Guitarist Randy Rhoads would be 56-years-old today (Dec. 6), had a tragic airplane accident not cut short the life of a man Ozzy Osbourne called a "saint" and an "angel.' Despite only giving fans less than ten years worth of music with Quiet Riot and then with Osbourne, Rhoads' impact will never slip quietly out of fan's memories.

As they've done every year, fans will gather at Rhoads' grave in San Bernardino, Calif. today. "We will never forget him," Osbourne said of his friend. "His musical legacy lives on in the minds and music of his many fans." Osbourne spoke about his guitarist to Guitar Player five months after the March, 1982 accident that killed Rhoads, shut down their tour and changed Ozzy's life forever.

"I don’t think people have ever fully realized what a talent that guy was – not only in rock and roll, but in every other field, you know. He was not only a great rock and roll player, but in the classics he was phenomenal, and in every other field he was phenomenal."

Rhoads was raised by a single mother who got him involved in music early. By the time he was a teenager he was forming bands with his brother and their friends. It was clear that his classical guitar training set him apart from other young guitar heroes of his day. He formed Quiet Riot in 1972 and left in 1979 to join Osbourne for his new solo venture. Even more than his talent, it was Rhoads' smile and innocence that endeared the guitarist to the former Black Sabbath frontman.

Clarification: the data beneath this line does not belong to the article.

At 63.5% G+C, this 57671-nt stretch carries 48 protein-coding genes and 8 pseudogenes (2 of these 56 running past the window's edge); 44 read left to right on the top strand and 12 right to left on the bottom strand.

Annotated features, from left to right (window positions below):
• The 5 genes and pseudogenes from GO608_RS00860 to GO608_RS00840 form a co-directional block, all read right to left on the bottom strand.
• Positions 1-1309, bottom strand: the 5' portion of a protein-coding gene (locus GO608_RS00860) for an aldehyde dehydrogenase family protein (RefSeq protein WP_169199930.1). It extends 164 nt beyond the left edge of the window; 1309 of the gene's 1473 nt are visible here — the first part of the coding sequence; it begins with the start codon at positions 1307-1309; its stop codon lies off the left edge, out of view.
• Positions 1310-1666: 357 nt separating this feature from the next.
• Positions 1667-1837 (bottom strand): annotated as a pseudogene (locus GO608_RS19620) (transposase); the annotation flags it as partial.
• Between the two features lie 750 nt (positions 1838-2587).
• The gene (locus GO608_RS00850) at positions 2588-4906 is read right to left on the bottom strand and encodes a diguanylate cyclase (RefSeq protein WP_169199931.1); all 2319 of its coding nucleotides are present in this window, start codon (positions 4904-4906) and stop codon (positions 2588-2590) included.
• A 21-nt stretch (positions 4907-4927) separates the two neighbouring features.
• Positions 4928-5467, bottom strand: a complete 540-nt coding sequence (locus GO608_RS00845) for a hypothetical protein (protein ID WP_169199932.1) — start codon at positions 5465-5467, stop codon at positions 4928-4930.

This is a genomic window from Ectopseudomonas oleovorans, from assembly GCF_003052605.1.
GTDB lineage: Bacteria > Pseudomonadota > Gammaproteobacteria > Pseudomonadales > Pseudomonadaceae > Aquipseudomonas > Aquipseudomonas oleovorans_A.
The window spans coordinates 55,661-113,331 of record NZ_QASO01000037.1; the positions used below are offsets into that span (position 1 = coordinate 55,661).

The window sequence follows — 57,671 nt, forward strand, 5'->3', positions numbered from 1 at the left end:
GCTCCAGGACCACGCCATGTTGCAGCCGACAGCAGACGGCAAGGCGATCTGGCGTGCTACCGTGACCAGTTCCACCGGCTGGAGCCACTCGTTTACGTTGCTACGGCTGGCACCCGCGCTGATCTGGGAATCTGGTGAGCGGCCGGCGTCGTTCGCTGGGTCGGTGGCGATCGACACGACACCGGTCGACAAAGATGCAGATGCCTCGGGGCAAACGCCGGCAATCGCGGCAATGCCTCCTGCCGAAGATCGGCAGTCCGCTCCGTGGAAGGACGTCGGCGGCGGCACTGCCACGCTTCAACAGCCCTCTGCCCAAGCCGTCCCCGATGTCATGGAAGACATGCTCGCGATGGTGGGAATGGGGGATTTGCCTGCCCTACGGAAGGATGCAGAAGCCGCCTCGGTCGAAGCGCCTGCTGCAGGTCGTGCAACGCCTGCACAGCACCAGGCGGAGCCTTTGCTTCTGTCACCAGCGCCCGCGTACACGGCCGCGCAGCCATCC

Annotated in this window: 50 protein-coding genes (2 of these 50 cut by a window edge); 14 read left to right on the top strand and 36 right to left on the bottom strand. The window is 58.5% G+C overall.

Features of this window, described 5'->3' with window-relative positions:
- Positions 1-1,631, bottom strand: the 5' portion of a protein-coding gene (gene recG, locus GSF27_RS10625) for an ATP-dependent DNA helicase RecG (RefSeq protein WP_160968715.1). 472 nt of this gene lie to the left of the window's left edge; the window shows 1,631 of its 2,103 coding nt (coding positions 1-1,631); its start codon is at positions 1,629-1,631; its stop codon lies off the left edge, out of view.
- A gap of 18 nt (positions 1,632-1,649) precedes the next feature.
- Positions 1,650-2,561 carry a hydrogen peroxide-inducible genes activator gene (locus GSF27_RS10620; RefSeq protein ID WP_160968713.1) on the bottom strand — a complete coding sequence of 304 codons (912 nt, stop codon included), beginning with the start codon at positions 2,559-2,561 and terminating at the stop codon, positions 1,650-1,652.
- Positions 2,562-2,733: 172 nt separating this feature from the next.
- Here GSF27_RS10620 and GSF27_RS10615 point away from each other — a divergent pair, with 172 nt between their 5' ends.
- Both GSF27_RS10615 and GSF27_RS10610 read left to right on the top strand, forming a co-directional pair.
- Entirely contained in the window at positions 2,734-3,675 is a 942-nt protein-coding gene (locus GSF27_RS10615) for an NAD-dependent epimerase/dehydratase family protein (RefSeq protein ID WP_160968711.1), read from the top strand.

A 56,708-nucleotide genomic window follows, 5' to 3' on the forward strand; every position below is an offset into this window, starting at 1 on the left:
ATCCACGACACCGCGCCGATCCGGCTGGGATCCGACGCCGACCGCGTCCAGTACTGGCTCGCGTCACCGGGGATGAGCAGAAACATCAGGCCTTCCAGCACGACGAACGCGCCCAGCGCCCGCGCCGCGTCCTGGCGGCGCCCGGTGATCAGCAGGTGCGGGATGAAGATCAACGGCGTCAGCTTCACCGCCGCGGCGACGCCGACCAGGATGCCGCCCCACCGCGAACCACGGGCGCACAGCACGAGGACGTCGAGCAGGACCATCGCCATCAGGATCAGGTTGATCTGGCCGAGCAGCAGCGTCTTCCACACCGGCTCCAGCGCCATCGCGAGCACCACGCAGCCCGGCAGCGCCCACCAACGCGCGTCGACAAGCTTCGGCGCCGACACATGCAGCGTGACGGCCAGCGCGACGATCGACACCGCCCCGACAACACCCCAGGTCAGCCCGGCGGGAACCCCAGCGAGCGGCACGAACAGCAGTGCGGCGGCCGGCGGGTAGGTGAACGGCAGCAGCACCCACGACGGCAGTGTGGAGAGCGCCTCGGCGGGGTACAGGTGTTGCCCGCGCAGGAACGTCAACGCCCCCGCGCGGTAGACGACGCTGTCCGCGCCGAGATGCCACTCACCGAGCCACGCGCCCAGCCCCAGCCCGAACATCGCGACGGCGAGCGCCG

Together the two made sure they didn't follow traditional heavy metal chord structures and key signatures. "I don’t know about keys because I don’t read music and I don’t really understand it - I just get up there and scream around and jump around, you know?" Osbourne said in 1982. "So we made a rule that every number that we recorded on an album was never played in the same key. It’s a different key in every number. We had a great rapport together. We loved each other very dearly. I swear to God, the tragedy of my life is the day he died."

Fans of Osbourne's came to see the new lead guitarist as much as the controversial lead singer. Rage Against the Machine guitarist Tom Morello tells Rolling Stone he practiced eight hours a day because of Rhoads. Osbourne called him the most dedicated musician he'd ever met, as Rhoads would spend his days and nights off practicing instead of joining the band in their brand of debauchery.

Rhoads was ranked No. 36 on Rolling Stone's recent list of 100 Greatest Guitarists of All Time. At the time of his death he was digging deeper into jazz and classical music, using both to innovate the heavy-metal guitar sound. Unlike many other dead guitar legends, there is little doubt that time would have only magnified how influential Rhoads was. The world was just learning of his talent when he was killed in March of 1982.

Ozzy Osbourne Remembers Working with Randy Rhoads

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